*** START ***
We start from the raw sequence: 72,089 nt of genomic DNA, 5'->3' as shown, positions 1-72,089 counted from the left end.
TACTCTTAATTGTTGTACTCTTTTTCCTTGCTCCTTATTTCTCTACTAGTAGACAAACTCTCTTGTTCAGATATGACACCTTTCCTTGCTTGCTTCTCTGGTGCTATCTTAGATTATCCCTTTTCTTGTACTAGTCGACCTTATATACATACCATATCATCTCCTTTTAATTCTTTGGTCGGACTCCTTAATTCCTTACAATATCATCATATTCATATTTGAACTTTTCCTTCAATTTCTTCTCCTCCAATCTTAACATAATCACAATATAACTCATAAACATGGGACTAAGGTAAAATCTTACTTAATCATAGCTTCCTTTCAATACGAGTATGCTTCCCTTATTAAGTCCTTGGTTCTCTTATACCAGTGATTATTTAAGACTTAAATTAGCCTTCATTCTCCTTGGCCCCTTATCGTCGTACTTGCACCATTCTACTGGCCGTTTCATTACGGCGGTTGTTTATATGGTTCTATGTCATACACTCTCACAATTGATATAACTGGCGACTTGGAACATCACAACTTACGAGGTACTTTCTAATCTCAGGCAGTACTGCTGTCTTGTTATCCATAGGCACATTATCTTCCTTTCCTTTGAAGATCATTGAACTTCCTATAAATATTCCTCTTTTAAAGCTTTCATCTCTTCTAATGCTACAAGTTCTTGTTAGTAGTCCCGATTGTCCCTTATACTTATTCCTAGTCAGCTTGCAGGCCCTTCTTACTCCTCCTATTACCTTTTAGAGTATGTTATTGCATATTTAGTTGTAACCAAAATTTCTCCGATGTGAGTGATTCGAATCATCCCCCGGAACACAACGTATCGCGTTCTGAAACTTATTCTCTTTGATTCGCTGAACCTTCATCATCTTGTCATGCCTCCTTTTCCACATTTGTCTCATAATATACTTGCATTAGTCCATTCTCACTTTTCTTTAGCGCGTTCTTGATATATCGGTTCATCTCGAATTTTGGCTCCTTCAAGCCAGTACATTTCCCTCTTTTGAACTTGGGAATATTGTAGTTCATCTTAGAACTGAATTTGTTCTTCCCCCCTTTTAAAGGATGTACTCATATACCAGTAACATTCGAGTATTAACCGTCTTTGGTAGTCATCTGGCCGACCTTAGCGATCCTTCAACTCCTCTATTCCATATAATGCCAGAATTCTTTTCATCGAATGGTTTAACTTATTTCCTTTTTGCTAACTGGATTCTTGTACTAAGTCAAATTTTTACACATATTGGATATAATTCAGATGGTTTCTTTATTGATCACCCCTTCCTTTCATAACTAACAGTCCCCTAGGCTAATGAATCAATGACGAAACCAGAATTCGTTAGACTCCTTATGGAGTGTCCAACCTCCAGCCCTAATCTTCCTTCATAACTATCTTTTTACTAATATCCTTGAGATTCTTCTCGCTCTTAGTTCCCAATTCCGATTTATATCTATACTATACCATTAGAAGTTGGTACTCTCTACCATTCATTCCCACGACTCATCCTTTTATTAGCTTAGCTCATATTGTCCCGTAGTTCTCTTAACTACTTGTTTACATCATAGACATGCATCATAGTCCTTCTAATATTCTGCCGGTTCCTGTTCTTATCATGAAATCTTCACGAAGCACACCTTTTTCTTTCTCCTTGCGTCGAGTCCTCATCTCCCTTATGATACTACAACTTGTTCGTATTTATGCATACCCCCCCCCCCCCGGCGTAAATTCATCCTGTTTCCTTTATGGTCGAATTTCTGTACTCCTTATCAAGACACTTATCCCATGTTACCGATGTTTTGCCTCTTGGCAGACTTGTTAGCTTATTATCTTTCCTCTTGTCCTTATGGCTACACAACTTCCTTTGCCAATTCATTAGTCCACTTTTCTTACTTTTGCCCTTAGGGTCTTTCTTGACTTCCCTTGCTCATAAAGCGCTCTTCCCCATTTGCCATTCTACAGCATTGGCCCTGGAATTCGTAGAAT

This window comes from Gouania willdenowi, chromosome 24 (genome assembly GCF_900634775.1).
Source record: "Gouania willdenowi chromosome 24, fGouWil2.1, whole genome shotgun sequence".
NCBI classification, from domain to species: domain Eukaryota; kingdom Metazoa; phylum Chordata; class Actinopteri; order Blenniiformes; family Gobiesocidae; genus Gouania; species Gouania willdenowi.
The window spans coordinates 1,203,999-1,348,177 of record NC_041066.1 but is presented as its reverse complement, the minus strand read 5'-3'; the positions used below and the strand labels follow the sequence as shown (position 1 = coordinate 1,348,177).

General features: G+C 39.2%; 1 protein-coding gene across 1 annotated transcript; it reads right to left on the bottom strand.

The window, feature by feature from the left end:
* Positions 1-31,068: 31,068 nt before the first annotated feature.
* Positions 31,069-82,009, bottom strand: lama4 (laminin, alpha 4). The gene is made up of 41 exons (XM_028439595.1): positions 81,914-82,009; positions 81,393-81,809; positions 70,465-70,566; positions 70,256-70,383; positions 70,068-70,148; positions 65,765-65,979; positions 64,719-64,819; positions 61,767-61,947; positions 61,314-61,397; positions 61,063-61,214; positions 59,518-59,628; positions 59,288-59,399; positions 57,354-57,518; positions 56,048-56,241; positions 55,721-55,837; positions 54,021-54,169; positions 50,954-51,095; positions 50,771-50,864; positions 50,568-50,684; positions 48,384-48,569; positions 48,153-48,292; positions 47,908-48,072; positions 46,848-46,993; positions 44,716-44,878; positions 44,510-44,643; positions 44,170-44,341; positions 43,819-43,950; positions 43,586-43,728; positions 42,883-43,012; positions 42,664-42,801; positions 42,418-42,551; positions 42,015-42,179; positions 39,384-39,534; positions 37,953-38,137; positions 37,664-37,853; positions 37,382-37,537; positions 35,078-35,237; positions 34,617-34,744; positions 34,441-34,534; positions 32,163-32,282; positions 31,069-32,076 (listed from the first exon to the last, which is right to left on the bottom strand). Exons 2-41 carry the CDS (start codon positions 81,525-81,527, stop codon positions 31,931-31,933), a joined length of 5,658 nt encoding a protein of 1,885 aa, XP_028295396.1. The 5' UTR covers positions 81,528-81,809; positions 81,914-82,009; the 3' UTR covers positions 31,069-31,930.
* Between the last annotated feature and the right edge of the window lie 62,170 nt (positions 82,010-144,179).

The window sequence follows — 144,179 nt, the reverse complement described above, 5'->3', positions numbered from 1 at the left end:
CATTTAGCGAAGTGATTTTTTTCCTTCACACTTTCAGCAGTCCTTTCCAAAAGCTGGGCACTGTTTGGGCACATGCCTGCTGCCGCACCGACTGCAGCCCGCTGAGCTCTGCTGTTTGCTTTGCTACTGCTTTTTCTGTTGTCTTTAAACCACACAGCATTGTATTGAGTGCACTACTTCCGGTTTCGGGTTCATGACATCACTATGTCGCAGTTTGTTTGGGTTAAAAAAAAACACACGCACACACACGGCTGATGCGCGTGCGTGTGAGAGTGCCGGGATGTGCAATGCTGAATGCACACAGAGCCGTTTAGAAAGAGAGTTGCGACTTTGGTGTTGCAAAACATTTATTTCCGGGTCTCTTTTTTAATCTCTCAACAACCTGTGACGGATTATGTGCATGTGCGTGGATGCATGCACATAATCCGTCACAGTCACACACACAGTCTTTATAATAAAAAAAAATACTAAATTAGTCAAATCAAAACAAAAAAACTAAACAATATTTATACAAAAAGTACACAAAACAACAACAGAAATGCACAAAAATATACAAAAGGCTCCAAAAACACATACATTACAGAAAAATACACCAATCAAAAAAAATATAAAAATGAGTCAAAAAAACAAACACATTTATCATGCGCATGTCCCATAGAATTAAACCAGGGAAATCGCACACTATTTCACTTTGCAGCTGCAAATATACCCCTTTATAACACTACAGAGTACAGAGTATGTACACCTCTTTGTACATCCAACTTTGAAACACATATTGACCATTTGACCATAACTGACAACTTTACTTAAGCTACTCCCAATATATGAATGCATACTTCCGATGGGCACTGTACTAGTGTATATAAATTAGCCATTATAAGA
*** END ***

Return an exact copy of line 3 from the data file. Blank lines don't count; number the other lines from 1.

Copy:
This window comes from Gouania willdenowi, chromosome 24 (genome assembly GCF_900634775.1).